Octobre 09, 2008
The Oct. 6 editorial "A Choice for Latin America" described the regional situation in excessively stark terms, leading to a misguided policy prescription. Latin America is indeed going through profound changes, some of which are more salutary than others. While the erosion of democratic checks and balances is troubling, the growing participation of once-marginalized groups in the political process in Venezuela, Bolivia and Ecuador is a welcome trend.
It is important not to exaggerate Venezuelan President Hugo Chávez's sway in the region. The editorial's assertion that Ecuador, Nicaragua, Bolivia and Cuba are "satellites" of Mr. Chávez and that "Honduras and Paraguay may be swinging his way" overstated Mr. Chávez's influence and glossed over fundamental differences among these countries. As U.S. influence declines, Latin American nations are understandably diversifying their alliances and jockeying to advance their interests.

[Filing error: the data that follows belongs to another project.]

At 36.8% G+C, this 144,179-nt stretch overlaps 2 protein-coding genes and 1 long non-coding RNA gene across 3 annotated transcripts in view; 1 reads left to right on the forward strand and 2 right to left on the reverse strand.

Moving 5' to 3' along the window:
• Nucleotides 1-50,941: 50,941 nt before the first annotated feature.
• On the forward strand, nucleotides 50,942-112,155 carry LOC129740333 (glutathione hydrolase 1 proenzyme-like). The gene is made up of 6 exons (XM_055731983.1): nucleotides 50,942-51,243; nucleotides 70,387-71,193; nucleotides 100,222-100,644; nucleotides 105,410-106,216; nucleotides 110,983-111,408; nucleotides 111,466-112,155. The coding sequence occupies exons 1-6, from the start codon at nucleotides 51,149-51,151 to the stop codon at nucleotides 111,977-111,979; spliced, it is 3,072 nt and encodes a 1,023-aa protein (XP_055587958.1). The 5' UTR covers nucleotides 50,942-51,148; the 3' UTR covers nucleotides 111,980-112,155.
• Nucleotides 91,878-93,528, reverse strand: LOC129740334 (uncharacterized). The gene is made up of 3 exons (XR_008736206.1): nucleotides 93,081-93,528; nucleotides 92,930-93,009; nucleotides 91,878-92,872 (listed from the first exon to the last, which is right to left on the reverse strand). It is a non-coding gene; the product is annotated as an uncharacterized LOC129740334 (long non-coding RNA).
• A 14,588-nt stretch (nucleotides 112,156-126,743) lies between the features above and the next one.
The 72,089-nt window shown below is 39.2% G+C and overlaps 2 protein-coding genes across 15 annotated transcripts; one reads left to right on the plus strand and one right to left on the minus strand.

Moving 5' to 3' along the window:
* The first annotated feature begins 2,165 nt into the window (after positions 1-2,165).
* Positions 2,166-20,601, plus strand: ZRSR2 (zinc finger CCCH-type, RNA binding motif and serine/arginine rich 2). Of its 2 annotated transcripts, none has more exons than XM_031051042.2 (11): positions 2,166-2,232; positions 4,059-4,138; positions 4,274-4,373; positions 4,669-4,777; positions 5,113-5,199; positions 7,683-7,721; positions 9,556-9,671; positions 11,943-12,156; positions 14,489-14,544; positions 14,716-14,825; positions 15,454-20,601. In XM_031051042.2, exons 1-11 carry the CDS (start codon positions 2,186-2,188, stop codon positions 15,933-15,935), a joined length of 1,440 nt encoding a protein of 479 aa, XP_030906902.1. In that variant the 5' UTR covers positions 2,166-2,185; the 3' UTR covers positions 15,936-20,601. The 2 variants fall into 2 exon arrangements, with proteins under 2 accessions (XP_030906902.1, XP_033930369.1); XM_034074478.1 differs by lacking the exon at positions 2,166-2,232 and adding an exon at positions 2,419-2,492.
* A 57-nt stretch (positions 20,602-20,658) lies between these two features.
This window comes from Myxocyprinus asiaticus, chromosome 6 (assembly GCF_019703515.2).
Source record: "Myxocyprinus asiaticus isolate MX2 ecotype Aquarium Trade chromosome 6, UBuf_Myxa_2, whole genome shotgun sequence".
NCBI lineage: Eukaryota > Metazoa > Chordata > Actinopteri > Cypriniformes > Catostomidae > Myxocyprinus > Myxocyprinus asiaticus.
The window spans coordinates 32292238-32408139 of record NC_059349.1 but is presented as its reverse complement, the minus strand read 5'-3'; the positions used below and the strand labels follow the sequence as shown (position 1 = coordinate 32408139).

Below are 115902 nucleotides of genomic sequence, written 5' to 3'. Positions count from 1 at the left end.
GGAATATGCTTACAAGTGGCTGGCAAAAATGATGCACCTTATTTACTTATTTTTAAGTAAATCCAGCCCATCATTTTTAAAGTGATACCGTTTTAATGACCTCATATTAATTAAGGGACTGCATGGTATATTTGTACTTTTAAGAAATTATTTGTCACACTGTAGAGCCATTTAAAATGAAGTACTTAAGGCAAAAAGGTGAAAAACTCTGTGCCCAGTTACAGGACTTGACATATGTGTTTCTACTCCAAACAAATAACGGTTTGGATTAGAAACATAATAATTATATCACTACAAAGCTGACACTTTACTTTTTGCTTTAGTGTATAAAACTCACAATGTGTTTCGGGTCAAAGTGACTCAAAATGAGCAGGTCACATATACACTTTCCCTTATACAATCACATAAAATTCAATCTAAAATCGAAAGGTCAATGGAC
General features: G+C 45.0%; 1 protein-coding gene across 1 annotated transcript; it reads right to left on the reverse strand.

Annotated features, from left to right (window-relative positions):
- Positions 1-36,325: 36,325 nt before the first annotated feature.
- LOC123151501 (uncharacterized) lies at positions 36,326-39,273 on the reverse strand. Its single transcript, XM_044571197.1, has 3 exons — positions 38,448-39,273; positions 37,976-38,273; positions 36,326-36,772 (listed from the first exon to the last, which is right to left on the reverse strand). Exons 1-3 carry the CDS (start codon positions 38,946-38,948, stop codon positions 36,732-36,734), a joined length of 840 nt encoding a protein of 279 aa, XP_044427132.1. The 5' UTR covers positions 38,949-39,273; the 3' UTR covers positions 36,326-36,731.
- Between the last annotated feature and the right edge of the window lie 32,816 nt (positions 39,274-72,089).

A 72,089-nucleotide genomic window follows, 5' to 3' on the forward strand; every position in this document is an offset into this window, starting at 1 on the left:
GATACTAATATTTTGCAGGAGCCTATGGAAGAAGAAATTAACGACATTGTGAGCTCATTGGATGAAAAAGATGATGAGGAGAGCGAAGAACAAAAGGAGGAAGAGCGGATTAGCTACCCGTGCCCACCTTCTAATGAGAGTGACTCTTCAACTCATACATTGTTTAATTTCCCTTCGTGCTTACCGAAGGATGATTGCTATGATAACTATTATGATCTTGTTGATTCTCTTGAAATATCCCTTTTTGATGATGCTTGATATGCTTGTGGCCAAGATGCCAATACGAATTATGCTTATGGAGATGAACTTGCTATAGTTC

However tempting it might be for Washington to cut off trade preferences and aid to governments that "dismantle democratic institutions and attack U.S. interests," it is hard to see how such punitive measures would improve U.S. standing in Latin America. On the contrary, by alienating the United States from regional allies such as Brazil and Chile while fostering anti-American sentiment among the hundreds of thousands who would lose their livelihoods, these moves would undermine U.S. interests.
As president, Barack Obama or John McCain will hopefully try to repair U.S. relations with Latin America, but the choice is not between ignoring the region and disciplining governments that resist U.S. policies. Happily, there is a middle ground. The United States can help shape an environment more congenial to its interests -- but only if it resists myopic, self-defeating measures and stays engaged even in unfriendly places.
Vice President for Policy